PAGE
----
Over the years, most of the ''experts'' about women have been men, most of the ''experts'' about labor have been middle-class professionals, most of the ''experts'' about retirement have been in their working prime, and so on. Why should we be surprised that most of the experts on hunger have been well fed?
Lately the experts have been assuring us that the hungry are not really hungry. The secretary of agriculture slummed very briefly on a food stamps diet , and, while he and his family did not quite smack their lips, the impression given was that they were more or less tastily nourished. Then Ed Meese made his famous remark about freeloaders at soup kitchens, following it up with the quip that Bob Cratchit and all the Little Cratchits weren't really hungry, either. Scrooge just got a bad press.
Something like this appears to be the emphasis of the Task Force on Food Assistance.If any of the ''truly needy'' still exist, adequate ''safety nets'' are already in place, but, says the report, ''allegations of rampant hunger simply cannot be documented.''
It is a curious fact. Any number of experts will tell us exactly how many nuclear warheads the Soviets possess, but when it comes to the hungry in our own midst, the data are ''soft.'' We just don't know.
Nobody should take cheap shots in order to assume a posture of moral superiority. Where hunger is concerned, there really ought to be no partisanship. ''A decent provision for the poor is the true test of civilization,'' Dr. Johnson wrote, and surely nobody disputes the point. Yet it does seem a trivialization to reduce the argument to banal statistics: How many are hungry? How hungry are they?
It is hard to explain the ups and downs our answers to these questions take. Sometimes we have overestimated hunger, just as now we may be underestimating it. In the '60s, for instance, when the Great Society set the prevailing mood, we suddenly saw the ''invisible poor'' everywhere.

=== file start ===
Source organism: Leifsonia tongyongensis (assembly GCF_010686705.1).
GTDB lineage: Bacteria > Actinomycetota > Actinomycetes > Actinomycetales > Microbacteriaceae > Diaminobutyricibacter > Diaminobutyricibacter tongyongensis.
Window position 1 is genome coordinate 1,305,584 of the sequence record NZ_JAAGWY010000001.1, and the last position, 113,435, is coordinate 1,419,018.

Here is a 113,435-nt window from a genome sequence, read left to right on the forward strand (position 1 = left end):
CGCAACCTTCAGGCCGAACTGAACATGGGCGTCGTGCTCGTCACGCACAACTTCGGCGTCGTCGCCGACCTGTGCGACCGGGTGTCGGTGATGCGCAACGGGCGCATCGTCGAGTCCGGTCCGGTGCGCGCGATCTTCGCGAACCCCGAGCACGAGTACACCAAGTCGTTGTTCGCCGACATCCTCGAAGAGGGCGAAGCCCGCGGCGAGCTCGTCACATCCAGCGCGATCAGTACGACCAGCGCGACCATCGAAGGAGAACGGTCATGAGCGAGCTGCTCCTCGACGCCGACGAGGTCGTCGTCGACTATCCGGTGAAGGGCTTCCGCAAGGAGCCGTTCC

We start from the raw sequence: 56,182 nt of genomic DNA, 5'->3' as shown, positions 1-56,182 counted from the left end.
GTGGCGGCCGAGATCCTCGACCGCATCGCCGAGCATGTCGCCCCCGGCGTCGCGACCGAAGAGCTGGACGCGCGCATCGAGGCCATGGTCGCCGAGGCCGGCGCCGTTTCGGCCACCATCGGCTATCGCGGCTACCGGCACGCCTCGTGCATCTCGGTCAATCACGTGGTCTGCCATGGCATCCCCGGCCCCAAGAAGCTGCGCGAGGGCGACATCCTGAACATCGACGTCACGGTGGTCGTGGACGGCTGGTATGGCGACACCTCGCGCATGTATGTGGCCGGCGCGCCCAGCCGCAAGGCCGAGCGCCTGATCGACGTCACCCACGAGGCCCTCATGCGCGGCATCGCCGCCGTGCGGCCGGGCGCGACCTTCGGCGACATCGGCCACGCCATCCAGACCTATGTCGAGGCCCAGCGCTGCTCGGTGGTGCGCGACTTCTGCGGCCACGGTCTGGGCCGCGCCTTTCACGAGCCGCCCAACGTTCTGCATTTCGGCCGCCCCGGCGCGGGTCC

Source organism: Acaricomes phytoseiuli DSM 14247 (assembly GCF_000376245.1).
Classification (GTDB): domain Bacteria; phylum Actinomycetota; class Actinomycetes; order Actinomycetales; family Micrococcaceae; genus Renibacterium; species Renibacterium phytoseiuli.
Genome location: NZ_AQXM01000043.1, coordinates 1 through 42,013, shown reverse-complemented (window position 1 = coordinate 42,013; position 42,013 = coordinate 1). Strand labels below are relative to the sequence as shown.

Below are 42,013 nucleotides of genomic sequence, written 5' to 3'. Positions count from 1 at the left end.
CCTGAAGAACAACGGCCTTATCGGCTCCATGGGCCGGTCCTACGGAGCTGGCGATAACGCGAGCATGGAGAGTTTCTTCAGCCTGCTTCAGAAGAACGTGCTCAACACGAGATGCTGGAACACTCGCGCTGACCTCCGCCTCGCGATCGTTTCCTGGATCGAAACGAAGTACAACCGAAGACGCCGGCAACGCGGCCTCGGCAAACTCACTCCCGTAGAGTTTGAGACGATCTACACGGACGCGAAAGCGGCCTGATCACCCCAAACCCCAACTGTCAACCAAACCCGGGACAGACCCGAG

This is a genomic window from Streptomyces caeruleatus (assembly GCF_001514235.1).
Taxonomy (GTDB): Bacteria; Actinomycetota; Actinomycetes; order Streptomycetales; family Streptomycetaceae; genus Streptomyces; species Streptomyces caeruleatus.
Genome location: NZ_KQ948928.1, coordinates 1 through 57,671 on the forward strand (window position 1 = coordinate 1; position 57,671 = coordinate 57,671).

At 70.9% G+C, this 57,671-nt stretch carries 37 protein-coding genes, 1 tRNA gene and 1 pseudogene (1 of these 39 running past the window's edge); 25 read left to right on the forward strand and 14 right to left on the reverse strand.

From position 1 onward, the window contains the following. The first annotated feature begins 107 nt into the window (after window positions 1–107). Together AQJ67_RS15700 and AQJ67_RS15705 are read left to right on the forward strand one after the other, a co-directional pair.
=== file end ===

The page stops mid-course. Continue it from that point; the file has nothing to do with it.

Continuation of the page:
Now, a short 18 years or so later, we have swung back to asking, a little defiantly, ''Poor? What poor?'' and muttering about the futility of solving any social problems - if they exist - by ''throwing money'' at them.
In her book ''The Idea of Poverty,' published the same week as the task force report, Gertrude Himmelfarb has used England in the early years of the Industrial Age to illustrate our longstanding confusions on the subject of dire human need, stressing by her title how much it is, in fact, a matter of perception.
At various times, she suggests, we have subscribed to all of the following contradictory theories:
- The poor and hungry are part of God's order, being punished for original sin.
- The poor and hungry are lazy or incompetent or both. They have earned their lot, just as the rich and well fed have earned theirs.
- The poor and hungry are victims of a stacked deck - a ''class'' system ensuring that the poor will get poorer and the rich will get richer.
Was ever a human predicament described so differently? And the solutions proposed have been equally at odds. At moments, philanthropy has been thought to be all that is required. John Wesley, making the argument for the sufficiency of the ''private sector,'' enjoined his congregations: ''Gain all you can. Save all you can. Give all you can.''
On the other hand, the embryonic concept of the ''welfare state'' dates all the way back to the Elizabethan Poor Laws.
It has been maintained that hunger could be abolished by providing the poor with a minimum income. Could any solution be simpler? Well, yes - the even more extreme notion that, if the poor were made miserable enough, they would disappear like harassed rats. This pseudo-solution Thomas Carlyle called the ''rat-catchers'' remedy.
Perhaps all these confusions indicate how deeply we feel, whether we admit it or not. We may talk tough about the ''survival of the fittest'' and, in the name of realism, divide the world into winners and losers. But the rich man, dining elegantly, loses his appetite at the sight of the pinched face pressing against the window.
''Am I my brother's keeper?'' The question haunts most people more than any other. It refuses to go away. We are simply not built to be as selfish as we might like to be. The option of indifference is not really open to us.
The debate may go on about how many, and how hungry.But, in the end, we have to give the benefit of the doubt - sharing bread with the stranger as an act of faith. What choice do we have? If others go hungry and we cannot convince ourselves that we made at least an effort, it is something in us that starves.